MIX YEAST & WATER AND LET SIT 10 MIN , ADD MILK,WATER, SUGAR & 4 CUPS OF FLOUR.MIX WITH PADDLE UNTIL BLENDED AND LET STAND 1/2 HR TO MAKE "SPONGE" ADD REMAINING 4 CUPS OF FLOUR,OIL, AND SALT AND MIX WELL..LET DOUGH DOUBLE IN VOLUME & CUT IN HALF..ROLL OUT EACH 1/2 IN OLIVE OIL AND PLACE ON OILED 1/2 SHEET PAN.PRESS DOWN ALL OVER DOUGH WITH FINGERS AND SPRINKLE GENEROUSLY WITH OLIVE OIL AND SLAT & PEPPER LET RISE IN WARM SPOT FOR ABOUT 1/2 HR..BAKE 425 UNTILL GOLDEN BROWN

    PATRICK
     
  7. anneke

    anneke

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    Chouxbacca, how much time do you have? The best focaccia I've ever tasted takes 3-4 days to make and requires very little yeast, a starter and lots of resting. Let me know if you're interested.
     
  8. w.debord

    w.debord

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    I'm interested if you have the time to post it Anneke?

    Someone told me the recipe in 'baking with Julia' was pretty good...

    P.S. When Focaccia first showed up in American kitchens I was seeing and using recipes where it was thin, more like a pizza crust. We'd season/top it pretty heavy and get a really crisp bottom on it, no way you could slice it in half to make a sandwich. We'd cut it in wedges and serve it with Italian buffets.
    Now I only see thicker breads around 1 1/2" or more and their pale with seasoning/toppings. Their baked in sheet pans instead of on stones and are more bread like.
    So what is the definative Focaccia height/thickness?
     
  9. momoreg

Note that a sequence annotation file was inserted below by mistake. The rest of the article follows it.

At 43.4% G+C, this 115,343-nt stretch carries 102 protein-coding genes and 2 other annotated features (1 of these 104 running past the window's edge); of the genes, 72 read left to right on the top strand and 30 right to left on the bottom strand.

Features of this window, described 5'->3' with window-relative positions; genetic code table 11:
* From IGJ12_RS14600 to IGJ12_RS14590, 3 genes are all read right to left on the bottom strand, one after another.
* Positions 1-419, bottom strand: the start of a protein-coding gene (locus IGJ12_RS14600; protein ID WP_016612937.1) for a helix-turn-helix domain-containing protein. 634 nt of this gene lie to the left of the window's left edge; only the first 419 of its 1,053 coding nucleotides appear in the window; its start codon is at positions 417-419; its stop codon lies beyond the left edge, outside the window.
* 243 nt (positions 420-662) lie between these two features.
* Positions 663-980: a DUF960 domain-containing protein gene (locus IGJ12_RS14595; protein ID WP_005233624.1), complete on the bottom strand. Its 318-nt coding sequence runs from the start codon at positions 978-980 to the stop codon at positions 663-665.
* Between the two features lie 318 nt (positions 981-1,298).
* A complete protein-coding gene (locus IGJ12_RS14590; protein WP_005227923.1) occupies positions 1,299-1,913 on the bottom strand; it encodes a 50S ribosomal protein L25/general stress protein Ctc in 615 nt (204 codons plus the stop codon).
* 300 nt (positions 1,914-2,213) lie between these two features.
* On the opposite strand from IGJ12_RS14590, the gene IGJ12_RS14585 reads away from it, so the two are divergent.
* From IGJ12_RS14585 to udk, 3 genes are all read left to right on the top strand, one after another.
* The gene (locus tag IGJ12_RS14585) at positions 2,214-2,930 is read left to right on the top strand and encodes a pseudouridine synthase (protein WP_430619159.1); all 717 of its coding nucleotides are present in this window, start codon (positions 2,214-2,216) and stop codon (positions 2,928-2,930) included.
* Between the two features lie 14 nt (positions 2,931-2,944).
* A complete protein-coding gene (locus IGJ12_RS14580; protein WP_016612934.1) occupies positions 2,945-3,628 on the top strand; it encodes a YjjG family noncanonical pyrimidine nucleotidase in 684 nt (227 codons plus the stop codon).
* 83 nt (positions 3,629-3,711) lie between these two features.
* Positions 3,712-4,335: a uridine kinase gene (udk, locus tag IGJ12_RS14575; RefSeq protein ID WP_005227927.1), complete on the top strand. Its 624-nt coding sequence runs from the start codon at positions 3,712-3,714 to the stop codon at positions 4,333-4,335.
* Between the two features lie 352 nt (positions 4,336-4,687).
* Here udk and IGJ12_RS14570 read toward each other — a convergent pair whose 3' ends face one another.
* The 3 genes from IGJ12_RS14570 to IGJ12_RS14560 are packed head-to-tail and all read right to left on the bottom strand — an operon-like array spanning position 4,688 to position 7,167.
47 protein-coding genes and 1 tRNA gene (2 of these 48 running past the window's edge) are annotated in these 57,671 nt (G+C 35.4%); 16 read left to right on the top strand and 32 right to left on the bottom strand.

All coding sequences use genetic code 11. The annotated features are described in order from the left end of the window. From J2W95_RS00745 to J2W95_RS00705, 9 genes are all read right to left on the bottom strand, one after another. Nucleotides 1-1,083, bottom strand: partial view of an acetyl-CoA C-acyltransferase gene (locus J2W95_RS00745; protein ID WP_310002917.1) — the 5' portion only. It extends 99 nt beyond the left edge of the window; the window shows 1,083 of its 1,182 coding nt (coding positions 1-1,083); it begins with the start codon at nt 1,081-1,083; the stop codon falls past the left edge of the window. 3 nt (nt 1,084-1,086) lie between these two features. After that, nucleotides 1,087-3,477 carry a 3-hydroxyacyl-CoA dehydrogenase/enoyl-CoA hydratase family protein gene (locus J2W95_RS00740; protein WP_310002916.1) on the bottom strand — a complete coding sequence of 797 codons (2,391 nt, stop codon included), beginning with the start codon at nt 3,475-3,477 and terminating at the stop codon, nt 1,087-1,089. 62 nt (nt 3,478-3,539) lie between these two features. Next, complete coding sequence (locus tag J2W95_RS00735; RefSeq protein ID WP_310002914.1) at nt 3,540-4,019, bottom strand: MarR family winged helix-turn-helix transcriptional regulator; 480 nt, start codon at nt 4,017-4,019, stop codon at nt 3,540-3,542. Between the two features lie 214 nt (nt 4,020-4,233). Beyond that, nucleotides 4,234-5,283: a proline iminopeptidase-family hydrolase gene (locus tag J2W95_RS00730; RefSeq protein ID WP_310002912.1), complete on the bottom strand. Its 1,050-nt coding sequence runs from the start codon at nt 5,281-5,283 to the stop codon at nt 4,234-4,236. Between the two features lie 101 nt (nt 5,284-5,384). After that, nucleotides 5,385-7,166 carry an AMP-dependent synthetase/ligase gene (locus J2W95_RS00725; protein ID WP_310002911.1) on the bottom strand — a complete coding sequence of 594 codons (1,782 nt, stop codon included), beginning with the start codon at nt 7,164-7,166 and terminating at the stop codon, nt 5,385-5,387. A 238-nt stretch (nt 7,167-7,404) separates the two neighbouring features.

momoreg

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    The foccaccia you see in Italy is thick and soft enough to cut it with a knife. It's about an inch thick; maybe a bit less.
     
  10. kylew

    kylew

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    I can't/won't take responsibility for questioning the CIA:) I've never seen that book. Focaccia is one of the things I am learning about. Like TBH said, the Crust & Crumb formula seems to work pretty well. Momoreg points to a good benchmark. Why not shoot for a focaccia that looks like the ones in Italy? Here in the good ol' U.S of A. we tend to Americanize baked goods; biscotti the size of 2x4s, scones you could sleep in etc. etc. My first few focaccia were 3/4" -1" high. I was a little disappointed. Now it seems as though I might not have been far from the mark :)
     
  11. chouxbacca

    chouxbacca

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    Thanks anneke, the wedding is on the 17th, so there's plenty o time to do it. I am super interested in any, and everybodies idea's! can't learn too much about food:D , and there is nobody I know that I trust as much as you guys when it comes to food, and I am sorry kyle, I didn't mean to point any fingers, I saw a post about the new proffessional chef that somebody posted saying that the 7th was the best ever, and that some of the 6th ed's. recipe's didn't work. Couldn't remember who it was.
     
  12. kylew

    kylew

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    No harm, no foul :)
     
  13. anneke

    anneke

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    Here's the recipe we use:

    For the starter, mix together 940gr bread flour with 5gr fresh yeast and 940 ml tepid water. Rest overnight at room temperature.

    The following day, add the starter to 6 lb 9oz bread flour, 3 tbsp salt, 1/2 c olive oil, and 1/2 c milk. Knead til it looks right (I'm a beginner still trying to figure that out.). Allow it to rest overnight in the fridge.

    Roll it out the next day on greased half trays (about 3lb 4oz per loaf), no more than 3/4 inch thick. Brush olive oil on top, wrap and rest overnight in fridge.

    Next day, proof four hours. Do the ol' characteristic poking of the fingers in the dough, sprinkle coarse sea salt, roughly chopped rosemary, cracked black pepper (all up to you).

    Give your hot oven a couple of sprays and bake 20-30 minutes til golden on the bottom.

    I've actually incorporated pitted cured black olives to the dough once, and it was splendid.